Are Americans over-diagnosed and over-treated for depression, as claimed by a new study conducted at the Johns Hopkins University? The study examined over 5000 adults who had been told by a clinician that they suffered from depression. The major finding was when these same people were independently assessed for major depressive episodes using a structured interview, (face-to-face interviews that are the "gold standard" of psychiatric evaluations), only a minority (38.4 percent), met all of the official diagnostic criteria for depression in the last year. Nevertheless, strong majorities of study participants were prescribed and used psychiatric medications
The press release framed matters like this: "Depression over-diagnosis and over-treatment is common in the U.S. and frankly the numbers are staggering," said Ramin J. Mojtabai, PhD, author of the study and an associate professor with the Bloomberg School's Department of Mental Health. "Among study participants who were 65 years old or older with clinician-identified depression, 6 out of every 7 did not meet the 12-month major-depressive-episodes criteria. While participants who did not meet the criteria used significantly fewer services and treatment contacts, the majority of both groups used prescription psychiatric medication."
Media outlets appear to take the report at face value (Altantic story; CBS).
Let's dig a little deeper into the report.
A paraphrase of the main result is that the majority of people who believe that their doctor or counselor believes that they have had depression in the last year do not meet all the formal interview criteria for depression over the same year. What might this mean?
It likely underscores that most real-world assessments of depression tend to be very informal. Certainly, it would be rare for a primary care physician to do a structured clinical interview for depression or any other psychiatric category. A comprehensive psychiatric interview could take hours. Even mental health professions tend not to do formal assessments but often rely on rules of thumb and their intuitions to guide a conversation. Informal or hasty assessments can lead to diagnostic errors.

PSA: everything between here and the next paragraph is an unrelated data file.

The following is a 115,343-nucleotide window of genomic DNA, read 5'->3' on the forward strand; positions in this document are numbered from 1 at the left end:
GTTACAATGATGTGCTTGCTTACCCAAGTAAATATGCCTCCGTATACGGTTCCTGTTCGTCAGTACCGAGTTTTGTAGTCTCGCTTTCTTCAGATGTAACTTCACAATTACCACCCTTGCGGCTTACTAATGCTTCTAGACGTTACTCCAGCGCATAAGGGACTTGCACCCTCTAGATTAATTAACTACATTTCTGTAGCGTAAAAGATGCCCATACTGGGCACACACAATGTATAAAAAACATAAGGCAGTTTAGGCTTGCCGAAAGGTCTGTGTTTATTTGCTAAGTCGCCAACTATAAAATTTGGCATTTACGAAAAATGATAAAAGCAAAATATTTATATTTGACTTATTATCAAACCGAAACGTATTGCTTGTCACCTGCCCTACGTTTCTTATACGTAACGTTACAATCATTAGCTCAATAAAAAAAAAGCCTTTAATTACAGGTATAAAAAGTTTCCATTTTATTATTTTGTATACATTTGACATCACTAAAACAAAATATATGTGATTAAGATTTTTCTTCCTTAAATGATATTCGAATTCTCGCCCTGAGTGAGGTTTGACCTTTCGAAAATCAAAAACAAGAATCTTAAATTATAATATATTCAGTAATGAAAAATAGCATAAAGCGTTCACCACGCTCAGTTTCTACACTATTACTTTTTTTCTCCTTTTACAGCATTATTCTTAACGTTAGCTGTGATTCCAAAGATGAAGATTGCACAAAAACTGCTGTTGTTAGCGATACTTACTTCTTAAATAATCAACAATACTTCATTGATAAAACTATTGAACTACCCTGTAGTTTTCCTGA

However, I am concerned about any reading of this paper that suggests that depression is just another term for the "worried well," and that we should all just relax about depression as a public health problem. The data in the report say otherwise: Of those patients who did not meet the 12 month interview criteria for depression, the majority likely had probable serious mental illness, based on their answers concerning significant distress and impairment in their lives (according to K6/WHODAS criteria). More than 4 out 5 had received mental health treatment in the past year. In my experience, people who are doing well in life tend not to seek out mental health treatment. Treatment can be expensive, uncomfortable, and there remains a significant stigma associated with receiving it. It is doubtful that this study has identified a group of the worried well.
There also is a danger of reifying the DSM-IV (now DSM-V) criteria for a major depressive epsidode, with the implication that anything that does not meet those criteria is not depression. As I have posted previously, minor depression--persistent symptoms of depression that full short of a MDE--is not minor by any stretch. People with minor depression, who are bothered by a low mood that they can't shake, or unable to enjoy things, are likely to develop serious depression in the future, even if they have only a few depression symptoms now.
The Moral: Two Implications
1. When they receive a diagnostic label, patients need to ask more questions about its basis. We don't know exactly why the participants in this study thought that their clinician believed that they were depressed. Was this based on a casual comment, with depression simply thrown out as a hypothesis? Was it based on detailed discussion of the symptoms? Is it possible that some patients in fact misunderstood the communication from the doctor? Was depression asserted to be the primary problem, or was it one among a number of mental health issues that the clinican had stated might be a significant issue for the client (i.e., marital distress, drinking problem, body image problem, etc)? How much time did the clinician spend with the patient before indicating that depression was a possibility? Given the possibility of a hasty assessment and miscommunication, patients in our medical and mental system need to resist their historical deference to the doctor and ask more questions about their diagnostic label, and certainly about any recommendations for treatment. Which brings me to the next point.
2. Psychiatric medications are likely overprescribed. About 80 percent of the sample was receiving psychiatric medications (probably many on more than one drug). This is a very high percentage. The report does not specify what percent were receiving medications only to address their issues, but my hunch would be that medication-only was an extremely common treatment. Clearly, it would be much healthier to see a wider mix of therapies, including psychologically-based therapies, used as stand-alone treatments. Based on the interview results, we certainly cannot be confident that the 4 out of 5 people who had taken psychiatric drugs in the past year were taking a drug demonstrated to be effective for their condition. Overprescription is not a new problem; it is old problem, and it is a particular problem with antidepressants. This brings us to the same moral: Patients need to ask tougher questions in the consulting room, and assume greater responsibility for their own care.
Mojtabai, R., Clinician-Identified Depression in Community Settings: Concordance with Structured-Interview Diagnoses. Psychotherapy and Psychosomatics, 82, 161-169. .
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